In this August round up of volumes and values of retail payments in the UK we explore the immediate impact of the COVID pandemic and look at the first indications of whether (or not) the individual payment systems will recover the volumes and values they processed at the start of 2020.

Note: All data is publicly sourced and is the latest available – Pay.UK July 2020, Link August 2020 and UK Finance May 2020.

Source: Pay.UK Limited

Bacs

In the 12 months to the end of July 2020 we see that:

– Bacs volumes have remained flat – although this is based on a 4% reduction in Direct Credit and a 2% increase in Direct Debit.

– Direct Debit values have decreased by 8%.

Although we would expect payment substitution to Faster Payments to reduce the volumes of Direct Credit, a 4% reduction over the last twelve months is certainly at the top end of predictions. Volumes processed between February and June indicate a monthly COVID impact of at least 20 million items a month but July’s volume suggests that the recovery to previous volume levels will be swift.

After 50 years of continued growth it is pleasing to see that Direct Debit volumes have grown by a further 2%, this might be a small percentage but with 4.5 billion transactions per annum it represents a significant figure. Similar to Direct Credit, July’s data suggests that Direct Debit volumes will bounce back swiftly as regular recurring payments suspended during the ‘lockdown’ start to be recommenced.

CHAPS

In the 12 months to the end of July 2020 we see that:

– CHAPS volumes have decreased by 5% (made up of a 8% decrease in retail / commercial based payments and a 5% increase in financial institution based payments).

Retail / commercial based CHAPS payments were most impacted between April and June with July data suggesting that volumes are starting to pick up, probably due to businesses exiting ‘lock down’ and house purchases recommencing.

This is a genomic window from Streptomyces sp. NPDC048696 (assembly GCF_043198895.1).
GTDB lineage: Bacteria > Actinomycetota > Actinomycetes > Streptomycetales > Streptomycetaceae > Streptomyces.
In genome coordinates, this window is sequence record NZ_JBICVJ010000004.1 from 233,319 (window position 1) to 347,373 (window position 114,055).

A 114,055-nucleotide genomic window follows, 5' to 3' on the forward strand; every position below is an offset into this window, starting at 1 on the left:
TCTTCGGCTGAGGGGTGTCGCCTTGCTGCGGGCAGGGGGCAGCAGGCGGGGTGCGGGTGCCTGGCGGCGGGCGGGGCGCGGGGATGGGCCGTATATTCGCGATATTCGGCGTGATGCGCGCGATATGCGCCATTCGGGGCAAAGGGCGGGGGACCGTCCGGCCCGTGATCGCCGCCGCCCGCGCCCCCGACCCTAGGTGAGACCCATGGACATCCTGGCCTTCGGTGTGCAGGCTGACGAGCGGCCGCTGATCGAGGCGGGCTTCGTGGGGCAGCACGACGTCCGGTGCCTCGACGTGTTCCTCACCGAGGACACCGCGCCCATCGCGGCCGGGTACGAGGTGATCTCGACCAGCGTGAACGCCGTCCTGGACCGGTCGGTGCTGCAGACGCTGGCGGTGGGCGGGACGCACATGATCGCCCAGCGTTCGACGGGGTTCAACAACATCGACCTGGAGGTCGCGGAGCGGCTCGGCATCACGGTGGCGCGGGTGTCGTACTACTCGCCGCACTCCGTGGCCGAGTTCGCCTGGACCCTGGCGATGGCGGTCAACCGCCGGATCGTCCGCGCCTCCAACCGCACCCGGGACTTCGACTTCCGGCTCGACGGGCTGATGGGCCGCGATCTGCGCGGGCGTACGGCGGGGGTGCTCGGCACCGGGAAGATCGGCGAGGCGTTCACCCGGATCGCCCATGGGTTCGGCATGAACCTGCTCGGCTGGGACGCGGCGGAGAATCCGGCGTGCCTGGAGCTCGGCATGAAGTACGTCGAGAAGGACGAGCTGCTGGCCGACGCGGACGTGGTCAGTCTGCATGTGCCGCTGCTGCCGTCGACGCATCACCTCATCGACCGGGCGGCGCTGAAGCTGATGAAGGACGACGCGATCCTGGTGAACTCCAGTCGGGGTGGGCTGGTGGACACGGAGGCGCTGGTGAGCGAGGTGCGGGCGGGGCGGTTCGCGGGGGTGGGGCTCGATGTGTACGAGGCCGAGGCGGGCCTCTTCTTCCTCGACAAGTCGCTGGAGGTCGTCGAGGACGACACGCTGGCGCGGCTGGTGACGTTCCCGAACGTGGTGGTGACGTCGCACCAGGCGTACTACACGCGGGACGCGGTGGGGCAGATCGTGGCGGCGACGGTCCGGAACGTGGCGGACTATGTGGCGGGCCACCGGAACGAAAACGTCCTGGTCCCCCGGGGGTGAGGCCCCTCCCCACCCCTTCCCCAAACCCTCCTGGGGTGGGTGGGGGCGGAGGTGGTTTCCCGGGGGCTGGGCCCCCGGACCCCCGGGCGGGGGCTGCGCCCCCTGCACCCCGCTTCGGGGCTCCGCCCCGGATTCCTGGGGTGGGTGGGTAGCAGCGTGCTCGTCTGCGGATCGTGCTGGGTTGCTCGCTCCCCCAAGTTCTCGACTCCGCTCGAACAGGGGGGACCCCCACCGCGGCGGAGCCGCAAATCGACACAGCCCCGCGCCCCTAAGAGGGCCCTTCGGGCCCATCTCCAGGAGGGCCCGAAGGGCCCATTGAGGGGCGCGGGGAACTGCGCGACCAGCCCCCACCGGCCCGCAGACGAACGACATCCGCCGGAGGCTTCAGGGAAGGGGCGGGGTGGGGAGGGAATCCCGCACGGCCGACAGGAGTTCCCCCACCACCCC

Faster Payments

In the 12 months to the end of July 2020 we see that:

– Single Immediate Payments have increased by 24%.

– The increase in Single Immediate Payments has contributed to an overall volume increase for Faster Payments of 17%.

Faster Payments COVID ‘moment’ appears to have been during February, April and May. However as the economy restarts, the data from June and July suggest that the growth in Faster Payments volumes is back on track. A volume increase of 17% may be lower than pre-COVID predictions for 2020 but is still a significant achievement for the world’s first retail ‘instant payments’ scheme.

Cheques

In the 12 months to the end of July 2020 we see that:

– Cheque volumes have decreased by 13%.

– Cheque values have decreased by 14%.

Despite the significant costs incurred in developing an image based clearing system the volumes of cheques continues to suffer double digit reductions. COVID has had a significant impact on cheque usage with a 50% volume drop in April. Whilst volumes have seen some recovery during the period May to July it is clear that the decrease in cheque usage is going to continue to be significant.

The impact of COVID has had a significant and immediate impact on the number of Current Account Switches performed.

Just 29,000 switches were undertaken in July – roughly a quarter of March’s figure.

Partial switches have been similarly impacted with just 812 undertaken in July (a 50% reduction).

LINK – ATM Withdrawals

Source: Link
Source: LINK

Helpfully, LINK publish weekly figures, the latest data covers the week ending 16 August and shows that just 31.5 million ATM transactions were made – the corresponding week in 2019 shows a volume of 48 million transactions.

Whilst the volumes of ATM withdrawals have grown since the UK exited ‘lockdown’ they seem to have stabilised around the 31 million mark.

The above chart shows the decrease in cash usage in the UK since 2017 but it is clear that COVID, the contactless increase to £45 and merchants encouraging people to make cashless payments has accelerated the move away from paying by cash.

It seems plausible that the reduction in cash transactions in 2020 could be circa 30%.

Debit and Credit Cards

Source: UK Finance

Based on May 2020 data we see that:

– Debit Cards held by UK card holders generated 1.3 billion transactions, this is a 18.7% decrease on May 2019.

– Spending on Debit Cards reduced by 7.8% to £47.7 billion.

– 186 million Credit Card transactions were generated by UK card holders, a decrease of 38.5% against May 2019, with a value of £9.6 billion (44% decrease).

– Contactless payments saw a 32% drop in May 2020 as the UK’s spending habits were impacted by COVID.

Conclusion

This short retail payments round up demonstrates a continued clear shift to digital / cashless payments.

Whilst this shift has been disrupted by COVID it appears that the digital payment methods are beginning to recover as the UK exits lockdown, albeit at the expense of cash and cheques.

It seems that the new payment habits that we formed during COVID appear to have become sticky.

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